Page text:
Today I was supposed to start the Storyknife Writer’s Retreat, but, like everything else in the world, it was cancelled due to COVID-19 measures. While I was bummed upon hearing about the cancellation, of course it was the right decision. And I figured, since I already work from home, I could try and salvage some time to work on the project I was tackling for the retreat.

But after my own evaluation of how things are working now, I know I can’t work on the project I wanted to. It takes a deep dive into a different world, and I just don’t have that in me. Even more, while for some life at home has slowed things down, I have never felt busier at my house. Plus I have a couple of new “co-workers” in my husband and my brother. The distractions just aren’t conducive to my writing goal.

But I can’t NOT write! Besides being my actual job, writing is an important way for me to process difficult emotions and work through trauma. Right now seems an especially important time to keep writing – I am finding a great need to process the swiftly (and daily) shifting ground beneath us all. And I really had prepared for this month to be a shift for me in how I have been writing.

So I decided to switch course and tackle something I’ve been wanting to focus on, but in the busyness of writing for paying gigs, I haven’t felt like I could prioritize it. That is, a focus on poetry. I love reading (good) poetry, and there are some poems that have felt like my friends since high school. And while I have written quite a few poems, they’re pretty bad. But I’ve never made any effort toward really learning about the craft of poetry, what goes into it, examining why I like or don’t like a poem.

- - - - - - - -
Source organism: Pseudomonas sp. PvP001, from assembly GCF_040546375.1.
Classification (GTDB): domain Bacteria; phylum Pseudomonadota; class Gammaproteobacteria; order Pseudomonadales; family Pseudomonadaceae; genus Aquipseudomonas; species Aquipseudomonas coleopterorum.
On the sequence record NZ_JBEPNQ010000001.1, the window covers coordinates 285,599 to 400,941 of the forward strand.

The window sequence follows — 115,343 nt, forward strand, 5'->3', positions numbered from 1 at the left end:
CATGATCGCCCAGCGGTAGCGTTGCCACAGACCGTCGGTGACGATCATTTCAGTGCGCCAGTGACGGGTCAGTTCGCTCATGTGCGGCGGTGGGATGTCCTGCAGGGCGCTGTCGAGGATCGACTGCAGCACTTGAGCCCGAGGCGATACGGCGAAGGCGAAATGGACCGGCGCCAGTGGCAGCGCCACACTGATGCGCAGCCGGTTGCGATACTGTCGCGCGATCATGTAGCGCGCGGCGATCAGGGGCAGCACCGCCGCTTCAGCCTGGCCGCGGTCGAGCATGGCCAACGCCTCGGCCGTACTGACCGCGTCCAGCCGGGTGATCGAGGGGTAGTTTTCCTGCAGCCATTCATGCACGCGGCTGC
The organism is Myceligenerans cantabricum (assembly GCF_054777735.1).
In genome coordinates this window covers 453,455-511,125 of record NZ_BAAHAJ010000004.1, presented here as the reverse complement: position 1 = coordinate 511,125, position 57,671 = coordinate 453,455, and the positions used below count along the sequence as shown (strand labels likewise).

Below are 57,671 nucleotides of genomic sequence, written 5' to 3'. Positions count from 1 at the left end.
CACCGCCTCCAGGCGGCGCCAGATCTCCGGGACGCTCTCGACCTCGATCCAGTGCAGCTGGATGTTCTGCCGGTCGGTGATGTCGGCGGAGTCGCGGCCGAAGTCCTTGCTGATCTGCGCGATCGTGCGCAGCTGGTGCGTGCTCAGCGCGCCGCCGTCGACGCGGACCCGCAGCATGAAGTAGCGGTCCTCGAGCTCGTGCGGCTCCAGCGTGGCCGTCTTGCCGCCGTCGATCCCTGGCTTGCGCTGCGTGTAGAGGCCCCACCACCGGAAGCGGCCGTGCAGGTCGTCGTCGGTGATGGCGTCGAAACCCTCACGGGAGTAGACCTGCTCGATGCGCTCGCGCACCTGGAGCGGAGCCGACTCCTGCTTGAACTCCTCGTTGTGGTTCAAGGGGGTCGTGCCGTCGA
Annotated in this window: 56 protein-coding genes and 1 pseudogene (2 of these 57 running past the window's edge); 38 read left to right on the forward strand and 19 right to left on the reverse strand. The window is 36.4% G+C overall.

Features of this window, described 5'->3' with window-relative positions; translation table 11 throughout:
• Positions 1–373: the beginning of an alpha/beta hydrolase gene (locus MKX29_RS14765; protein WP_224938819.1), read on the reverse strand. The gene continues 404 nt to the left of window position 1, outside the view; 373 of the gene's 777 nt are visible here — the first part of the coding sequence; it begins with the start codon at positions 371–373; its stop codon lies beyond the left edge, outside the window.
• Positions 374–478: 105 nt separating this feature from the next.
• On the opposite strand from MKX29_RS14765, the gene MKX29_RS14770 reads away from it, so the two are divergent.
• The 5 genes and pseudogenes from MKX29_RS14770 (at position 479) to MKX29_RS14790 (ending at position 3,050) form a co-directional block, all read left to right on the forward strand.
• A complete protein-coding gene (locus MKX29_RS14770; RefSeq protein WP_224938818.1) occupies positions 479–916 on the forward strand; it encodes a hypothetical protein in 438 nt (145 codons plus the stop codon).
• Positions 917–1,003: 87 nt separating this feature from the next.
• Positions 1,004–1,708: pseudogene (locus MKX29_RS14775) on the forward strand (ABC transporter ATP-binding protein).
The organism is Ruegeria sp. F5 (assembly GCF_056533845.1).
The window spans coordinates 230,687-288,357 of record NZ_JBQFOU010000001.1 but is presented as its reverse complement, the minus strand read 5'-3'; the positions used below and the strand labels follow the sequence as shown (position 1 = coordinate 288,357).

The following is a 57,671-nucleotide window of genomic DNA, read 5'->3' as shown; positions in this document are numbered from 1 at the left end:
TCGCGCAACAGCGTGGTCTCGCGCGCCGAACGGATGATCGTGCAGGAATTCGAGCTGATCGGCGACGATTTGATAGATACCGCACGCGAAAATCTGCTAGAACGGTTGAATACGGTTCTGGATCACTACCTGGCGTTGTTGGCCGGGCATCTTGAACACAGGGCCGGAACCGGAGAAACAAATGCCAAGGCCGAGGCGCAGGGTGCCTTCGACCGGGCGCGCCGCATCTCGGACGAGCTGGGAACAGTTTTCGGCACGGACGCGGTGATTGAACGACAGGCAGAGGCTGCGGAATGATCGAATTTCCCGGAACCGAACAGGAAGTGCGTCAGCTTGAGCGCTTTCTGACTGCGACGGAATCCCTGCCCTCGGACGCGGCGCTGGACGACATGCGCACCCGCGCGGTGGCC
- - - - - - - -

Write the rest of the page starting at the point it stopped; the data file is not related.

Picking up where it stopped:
And it just so happens to be National Poetry Month, AND Joy Harjo, the first ever Native Poet Laureate of the United States, is editing a “poem a day” for the Academy of American Poets.

So my goals for the month are:

1. Read Joy’s selected poem and any relevant materials with it.

2. Select a poem authored by a Native poet/writer and post it here on my site every day, to examine, invite discussion, or just think out loud to myself.

3. Read selected books about poetry and other books of poetry.

4. Write a poem every day. And no. This does not mean I’ll be sharing them! Haha (Seriously. They’re really bad.)

This is really different than my usual writing routine, and since my job is writing, I will still be doing any work that brings in a paycheck. But this one’s for me.

I invite you to read, share, and discuss along with me! I love talking about anything writing, and I am really looking forward to digging into Native poems and poets.

My first poem – Joy Harjo of course – will be posted separately here.


NOTE: I am incredibly sensitive of publishing rights around artists, and I’ve looked into re-posting poems. I’m following the best practices of the Center for Media and Social Impact in how I’m re-posting poems. Please let me know if you think something should be done differently though!